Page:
To keep the continuous trading method with less than 2,500 transactions per year, listed companies must conclude an agreement with a Liquidity Provider. The Liquidity Provider is appointed by the issuer and has to sign a Liquidity Provision Agreement with the Relevant Euronext Market Undertaking. The Liquidity Provider will be admitted if it commits to a specific size and spread, provided that such size and spread will in Euronext’s opinion have added value for the liquidity and the quality of the market of a security. When considering the possible added value of a Liquidity Provider, Euronext will take into account the current sizes and spreads in the Central Order Book; if such information is not available, e.g. in case of an IPO, the added value will be considered on the basis of sizes and spreads of similar companies. In case of a dual listed instrument, Euronext may also use the sizes and spreads of the other market.

What is a “reservation”?

“Reservation” refers to the situation where it is temporarily impossible to match offer with demand within the authorised price ranges. The price range is defined around the reference price. It is stipulated for each security and defines the maximum deviation (symmetrically positive and negative) from the reference price. All price ranges, defined on a trading group basis, are displayed in the Appendix to the Euronext Trading Manual. Price ranges may differ between the auction and the continuous phases.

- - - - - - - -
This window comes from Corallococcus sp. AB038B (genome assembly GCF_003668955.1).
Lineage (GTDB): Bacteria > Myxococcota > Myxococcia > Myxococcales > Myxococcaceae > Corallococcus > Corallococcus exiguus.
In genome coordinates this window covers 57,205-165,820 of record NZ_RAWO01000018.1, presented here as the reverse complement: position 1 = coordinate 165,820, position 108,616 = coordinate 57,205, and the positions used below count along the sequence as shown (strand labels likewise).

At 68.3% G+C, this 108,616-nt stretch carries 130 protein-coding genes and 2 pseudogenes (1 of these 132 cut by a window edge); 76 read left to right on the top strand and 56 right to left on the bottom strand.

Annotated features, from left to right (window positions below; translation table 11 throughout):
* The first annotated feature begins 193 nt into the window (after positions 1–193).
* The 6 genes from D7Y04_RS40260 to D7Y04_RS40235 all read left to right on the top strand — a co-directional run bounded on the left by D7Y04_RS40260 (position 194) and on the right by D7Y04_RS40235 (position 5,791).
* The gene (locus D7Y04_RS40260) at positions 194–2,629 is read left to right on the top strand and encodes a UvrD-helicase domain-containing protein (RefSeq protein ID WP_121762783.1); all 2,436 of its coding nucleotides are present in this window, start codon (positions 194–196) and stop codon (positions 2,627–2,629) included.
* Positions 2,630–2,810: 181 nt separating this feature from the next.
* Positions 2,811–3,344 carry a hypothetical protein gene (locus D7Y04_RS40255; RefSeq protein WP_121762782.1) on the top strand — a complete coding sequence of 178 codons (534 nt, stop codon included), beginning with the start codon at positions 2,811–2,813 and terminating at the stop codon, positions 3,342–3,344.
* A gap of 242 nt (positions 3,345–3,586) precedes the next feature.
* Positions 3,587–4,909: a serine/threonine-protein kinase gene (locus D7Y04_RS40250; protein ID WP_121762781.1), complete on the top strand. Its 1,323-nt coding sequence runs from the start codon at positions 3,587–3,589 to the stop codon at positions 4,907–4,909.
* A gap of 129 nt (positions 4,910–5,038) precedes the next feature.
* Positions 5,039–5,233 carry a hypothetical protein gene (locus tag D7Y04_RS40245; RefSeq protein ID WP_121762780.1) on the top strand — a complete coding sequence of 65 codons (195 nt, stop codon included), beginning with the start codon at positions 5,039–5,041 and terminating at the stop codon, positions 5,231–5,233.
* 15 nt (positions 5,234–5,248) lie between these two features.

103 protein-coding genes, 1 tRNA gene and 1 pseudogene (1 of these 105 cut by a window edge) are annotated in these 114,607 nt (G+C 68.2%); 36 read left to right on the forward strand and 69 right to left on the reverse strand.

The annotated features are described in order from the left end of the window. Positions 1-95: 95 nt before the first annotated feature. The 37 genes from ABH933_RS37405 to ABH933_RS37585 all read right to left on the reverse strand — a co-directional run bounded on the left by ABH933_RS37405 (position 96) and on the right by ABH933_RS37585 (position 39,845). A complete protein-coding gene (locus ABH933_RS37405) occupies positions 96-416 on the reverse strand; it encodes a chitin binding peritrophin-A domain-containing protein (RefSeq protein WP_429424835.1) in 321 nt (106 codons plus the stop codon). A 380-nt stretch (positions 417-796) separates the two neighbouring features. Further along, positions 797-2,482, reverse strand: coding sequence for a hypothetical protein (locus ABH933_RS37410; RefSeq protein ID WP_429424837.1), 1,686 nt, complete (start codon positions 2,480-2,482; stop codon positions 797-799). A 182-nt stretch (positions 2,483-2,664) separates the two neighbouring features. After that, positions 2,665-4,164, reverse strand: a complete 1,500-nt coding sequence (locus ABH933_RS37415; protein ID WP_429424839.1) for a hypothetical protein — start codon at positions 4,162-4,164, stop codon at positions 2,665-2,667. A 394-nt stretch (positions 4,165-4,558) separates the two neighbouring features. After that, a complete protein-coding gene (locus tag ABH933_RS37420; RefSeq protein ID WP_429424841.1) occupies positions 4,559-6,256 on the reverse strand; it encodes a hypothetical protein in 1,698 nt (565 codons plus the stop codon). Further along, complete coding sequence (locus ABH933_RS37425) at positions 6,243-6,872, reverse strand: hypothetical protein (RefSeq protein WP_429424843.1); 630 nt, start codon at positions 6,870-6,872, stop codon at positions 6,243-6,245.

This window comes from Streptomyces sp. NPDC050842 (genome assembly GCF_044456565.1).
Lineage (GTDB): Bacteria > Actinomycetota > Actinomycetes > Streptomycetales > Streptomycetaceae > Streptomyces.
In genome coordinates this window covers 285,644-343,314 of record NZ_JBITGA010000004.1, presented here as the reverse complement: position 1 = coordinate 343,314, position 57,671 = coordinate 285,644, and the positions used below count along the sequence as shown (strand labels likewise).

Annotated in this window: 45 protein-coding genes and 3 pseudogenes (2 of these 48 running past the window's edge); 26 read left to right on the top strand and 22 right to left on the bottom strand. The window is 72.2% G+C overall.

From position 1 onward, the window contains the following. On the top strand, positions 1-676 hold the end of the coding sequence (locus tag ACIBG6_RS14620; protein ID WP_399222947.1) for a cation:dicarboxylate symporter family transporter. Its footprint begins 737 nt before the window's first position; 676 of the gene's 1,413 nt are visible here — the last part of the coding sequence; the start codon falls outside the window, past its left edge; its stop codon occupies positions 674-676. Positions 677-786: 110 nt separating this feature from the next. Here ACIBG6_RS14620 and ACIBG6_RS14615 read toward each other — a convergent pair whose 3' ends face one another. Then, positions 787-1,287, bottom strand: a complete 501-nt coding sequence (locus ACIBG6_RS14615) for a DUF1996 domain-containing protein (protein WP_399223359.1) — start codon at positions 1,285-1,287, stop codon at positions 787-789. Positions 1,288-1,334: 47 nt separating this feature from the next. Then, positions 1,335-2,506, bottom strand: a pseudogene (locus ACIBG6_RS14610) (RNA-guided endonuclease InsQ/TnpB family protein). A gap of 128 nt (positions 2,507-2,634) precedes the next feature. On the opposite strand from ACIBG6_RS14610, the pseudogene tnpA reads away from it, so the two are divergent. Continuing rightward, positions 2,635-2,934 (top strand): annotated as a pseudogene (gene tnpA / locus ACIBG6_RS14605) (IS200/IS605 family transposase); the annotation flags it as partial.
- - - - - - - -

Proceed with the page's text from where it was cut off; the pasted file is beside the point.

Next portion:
The reference price can follow two (2) methods, depending on the security type and its prevailing price formation mode:

  • the reference price can result directly from the prices generated by the Central Order Book on that security;
  • the reference price can result from an external feed of benchmark prices aimed at giving an indication of the theoretical value of the security.

Euronext temporarily interrupts the trading of a security if a buy or sell order, if it went ahead, would result in trades at (a) price(s) above or below the limits known as “reservation thresholds”.

Reservation thresholds are established by applying a maximum fluctuation percentage to a price known as the “reference price” corresponding to the last price traded (usually the previous day’s closing price) at the opening of a session, or at the last indicative price published.

The reservation time varies depending on which trading group the security belongs to. More information can be found in the Appendix to Instruction n° 4-01 the Universal Trading Platform Trading manual available on our website in section Regulation/Organisation of Trading. Please also refer to the Volatility Interruption Schedule in the column that is called “Auto”.

What does “halt in trading” mean?